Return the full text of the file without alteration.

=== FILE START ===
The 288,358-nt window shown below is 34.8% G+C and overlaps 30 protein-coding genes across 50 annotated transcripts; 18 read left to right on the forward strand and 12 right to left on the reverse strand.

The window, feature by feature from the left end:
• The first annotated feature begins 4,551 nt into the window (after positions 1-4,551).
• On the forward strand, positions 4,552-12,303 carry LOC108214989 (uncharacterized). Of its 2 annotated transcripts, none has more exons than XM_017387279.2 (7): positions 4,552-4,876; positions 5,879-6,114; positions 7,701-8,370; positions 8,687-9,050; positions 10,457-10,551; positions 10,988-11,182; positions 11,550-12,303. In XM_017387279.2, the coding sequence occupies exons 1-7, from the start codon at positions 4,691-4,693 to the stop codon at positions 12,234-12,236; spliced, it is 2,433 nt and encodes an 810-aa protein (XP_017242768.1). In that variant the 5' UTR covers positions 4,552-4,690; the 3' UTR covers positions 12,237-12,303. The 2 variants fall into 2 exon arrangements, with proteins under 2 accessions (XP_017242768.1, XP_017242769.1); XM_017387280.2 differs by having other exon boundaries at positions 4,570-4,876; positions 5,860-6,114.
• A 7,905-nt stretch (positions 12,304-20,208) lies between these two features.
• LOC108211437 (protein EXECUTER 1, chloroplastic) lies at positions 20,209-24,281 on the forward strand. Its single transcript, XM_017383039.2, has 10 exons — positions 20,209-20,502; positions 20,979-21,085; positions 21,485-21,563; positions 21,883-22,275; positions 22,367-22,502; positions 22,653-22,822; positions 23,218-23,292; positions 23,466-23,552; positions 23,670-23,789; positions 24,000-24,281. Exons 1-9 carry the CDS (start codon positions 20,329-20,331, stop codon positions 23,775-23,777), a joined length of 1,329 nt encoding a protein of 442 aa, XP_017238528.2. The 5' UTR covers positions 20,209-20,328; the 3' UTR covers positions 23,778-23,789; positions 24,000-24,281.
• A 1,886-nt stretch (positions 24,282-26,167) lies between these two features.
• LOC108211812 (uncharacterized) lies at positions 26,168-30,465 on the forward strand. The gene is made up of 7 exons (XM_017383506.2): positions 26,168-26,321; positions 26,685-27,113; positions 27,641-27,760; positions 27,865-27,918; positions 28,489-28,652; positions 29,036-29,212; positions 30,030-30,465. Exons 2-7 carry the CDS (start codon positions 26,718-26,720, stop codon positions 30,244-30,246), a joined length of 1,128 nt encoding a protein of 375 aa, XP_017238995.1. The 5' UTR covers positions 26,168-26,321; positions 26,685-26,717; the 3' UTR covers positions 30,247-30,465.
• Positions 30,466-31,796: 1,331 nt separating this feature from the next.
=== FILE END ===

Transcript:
The 288,358-nt window shown below is 34.8% G+C and overlaps 30 protein-coding genes across 50 annotated transcripts; 18 read left to right on the forward strand and 12 right to left on the reverse strand.

The window, feature by feature from the left end:
• The first annotated feature begins 4,551 nt into the window (after positions 1-4,551).
• On the forward strand, positions 4,552-12,303 carry LOC108214989 (uncharacterized). Of its 2 annotated transcripts, none has more exons than XM_017387279.2 (7): positions 4,552-4,876; positions 5,879-6,114; positions 7,701-8,370; positions 8,687-9,050; positions 10,457-10,551; positions 10,988-11,182; positions 11,550-12,303. In XM_017387279.2, the coding sequence occupies exons 1-7, from the start codon at positions 4,691-4,693 to the stop codon at positions 12,234-12,236; spliced, it is 2,433 nt and encodes an 810-aa protein (XP_017242768.1). In that variant the 5' UTR covers positions 4,552-4,690; the 3' UTR covers positions 12,237-12,303. The 2 variants fall into 2 exon arrangements, with proteins under 2 accessions (XP_017242768.1, XP_017242769.1); XM_017387280.2 differs by having other exon boundaries at positions 4,570-4,876; positions 5,860-6,114.
• A 7,905-nt stretch (positions 12,304-20,208) lies between these two features.
• LOC108211437 (protein EXECUTER 1, chloroplastic) lies at positions 20,209-24,281 on the forward strand. Its single transcript, XM_017383039.2, has 10 exons — positions 20,209-20,502; positions 20,979-21,085; positions 21,485-21,563; positions 21,883-22,275; positions 22,367-22,502; positions 22,653-22,822; positions 23,218-23,292; positions 23,466-23,552; positions 23,670-23,789; positions 24,000-24,281. Exons 1-9 carry the CDS (start codon positions 20,329-20,331, stop codon positions 23,775-23,777), a joined length of 1,329 nt encoding a protein of 442 aa, XP_017238528.2. The 5' UTR covers positions 20,209-20,328; the 3' UTR covers positions 23,778-23,789; positions 24,000-24,281.
• A 1,886-nt stretch (positions 24,282-26,167) lies between these two features.
• LOC108211812 (uncharacterized) lies at positions 26,168-30,465 on the forward strand. The gene is made up of 7 exons (XM_017383506.2): positions 26,168-26,321; positions 26,685-27,113; positions 27,641-27,760; positions 27,865-27,918; positions 28,489-28,652; positions 29,036-29,212; positions 30,030-30,465. Exons 2-7 carry the CDS (start codon positions 26,718-26,720, stop codon positions 30,244-30,246), a joined length of 1,128 nt encoding a protein of 375 aa, XP_017238995.1. The 5' UTR covers positions 26,168-26,321; positions 26,685-26,717; the 3' UTR covers positions 30,247-30,465.
• Positions 30,466-31,796: 1,331 nt separating this feature from the next.